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Location: Madly Across the Sun
Thanks to everyone who recommended Townes Van Zandt. I've been listening to some of his music this week and the man writes great songs. Melancholy, touching, painful, beautiful.


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PostPosted: Tue February 23rd, 2010, 22:14 GMT 

Joined: Mon November 14th, 2005, 16:14 GMT
Posts: 245
Location: Gothenburg.
Check out Sophie Zelmani. Swedish singer/songwriter who made herself famous for being very private and almost whispering her lyrics. Her album "Memory Loves You" is my favourite, but also "Sing and dance" is really good.

Broken Sunny Day: http://www.youtube.com/watch?v=2Z9uj5r-Itg

Oh Dear: http://www.youtube.com/watch?v=kqVIy2n6mGM

Composing: http://www.youtube.com/watch?v=w2zKnG-M0bE


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PostPosted: Wed February 24th, 2010, 00:02 GMT 

Joined: Fri October 26th, 2007, 00:49 GMT
Posts: 114
I find Tom Waits and Joni Mitchell to be maybe even more impressive than Leonard Cohen -- though I love his work as well.

A more recent artist that I'm growing more and more fond of is Sam Beam / Iron & Wine. Interesting songwriter with a lovely voice.


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PostPosted: Wed February 24th, 2010, 23:15 GMT 

Joined: Sun March 22nd, 2009, 12:21 GMT
Posts: 17
JRJ wrote:
I'd also like to jump on the bandwagon and nominate Townes Van Zandt and specifically his "Live at the Old Quarter" album. It's just Townes and an acoustic guitar. Powerful stuff and his definitive work. His studio albums are okay but, in my opinion, tend to sometimes be over-produced with wonky arrangements and with Townes' excellent guitar playing buried in the mix.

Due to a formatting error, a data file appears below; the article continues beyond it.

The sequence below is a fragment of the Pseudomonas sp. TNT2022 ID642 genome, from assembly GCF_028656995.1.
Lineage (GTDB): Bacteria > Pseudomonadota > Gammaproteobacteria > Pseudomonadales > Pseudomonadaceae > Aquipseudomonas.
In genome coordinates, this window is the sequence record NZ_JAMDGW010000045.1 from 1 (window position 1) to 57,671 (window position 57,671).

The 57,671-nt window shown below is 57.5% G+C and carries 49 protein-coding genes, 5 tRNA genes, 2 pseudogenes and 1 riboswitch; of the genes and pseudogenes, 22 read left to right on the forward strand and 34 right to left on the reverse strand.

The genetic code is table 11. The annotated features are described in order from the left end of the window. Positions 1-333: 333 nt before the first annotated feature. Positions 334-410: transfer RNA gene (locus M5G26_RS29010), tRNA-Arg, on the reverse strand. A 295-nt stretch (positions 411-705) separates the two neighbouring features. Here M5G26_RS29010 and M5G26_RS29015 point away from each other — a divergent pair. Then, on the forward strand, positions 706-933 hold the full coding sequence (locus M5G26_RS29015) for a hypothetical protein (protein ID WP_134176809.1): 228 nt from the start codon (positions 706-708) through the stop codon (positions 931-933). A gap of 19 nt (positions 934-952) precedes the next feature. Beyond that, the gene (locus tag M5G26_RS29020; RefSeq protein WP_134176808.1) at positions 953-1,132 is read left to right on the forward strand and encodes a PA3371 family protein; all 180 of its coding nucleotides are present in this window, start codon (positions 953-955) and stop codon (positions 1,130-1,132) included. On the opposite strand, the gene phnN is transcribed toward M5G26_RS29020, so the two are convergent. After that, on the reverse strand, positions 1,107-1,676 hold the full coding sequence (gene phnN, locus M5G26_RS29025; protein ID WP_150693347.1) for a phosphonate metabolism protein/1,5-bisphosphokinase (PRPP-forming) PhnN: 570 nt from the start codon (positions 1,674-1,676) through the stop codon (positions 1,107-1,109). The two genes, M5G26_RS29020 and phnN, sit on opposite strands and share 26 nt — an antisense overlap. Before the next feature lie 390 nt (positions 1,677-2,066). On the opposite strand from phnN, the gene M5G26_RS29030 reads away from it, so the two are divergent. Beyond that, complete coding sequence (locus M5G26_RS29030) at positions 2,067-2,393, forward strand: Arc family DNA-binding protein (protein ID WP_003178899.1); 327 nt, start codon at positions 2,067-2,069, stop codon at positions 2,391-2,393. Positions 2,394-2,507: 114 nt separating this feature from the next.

Over-produced? I really don't see this problem.
Do you know the "Rain On A Conga Drum"-Live record? It is a gig from the 90s in Germany. There you can listen to the old Townes Van Zandt. I like it more than the "Live At The Old Quarter"-LP.


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PostPosted: Thu February 25th, 2010, 00:18 GMT 
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N'oubliez pas Charles Aznavour!


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PostPosted: Thu February 25th, 2010, 02:53 GMT 
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Location: The Pacific Northwest
Obsession wrote:
JRJ wrote:
I'd also like to jump on the bandwagon and nominate Townes Van Zandt and specifically his "Live at the Old Quarter" album. It's just Townes and an acoustic guitar. Powerful stuff and his definitive work. His studio albums are okay but, in my opinion, tend to sometimes be over-produced with wonky arrangements and with Townes' excellent guitar playing buried in the mix.


Over-produced? I really don't see this problem.
Do you know the "Rain On A Conga Drum"-Live record? It is a gig from the 90s in Germany. There you can listen to the old Townes Van Zandt. I like it more than the "Live At The Old Quarter"-LP.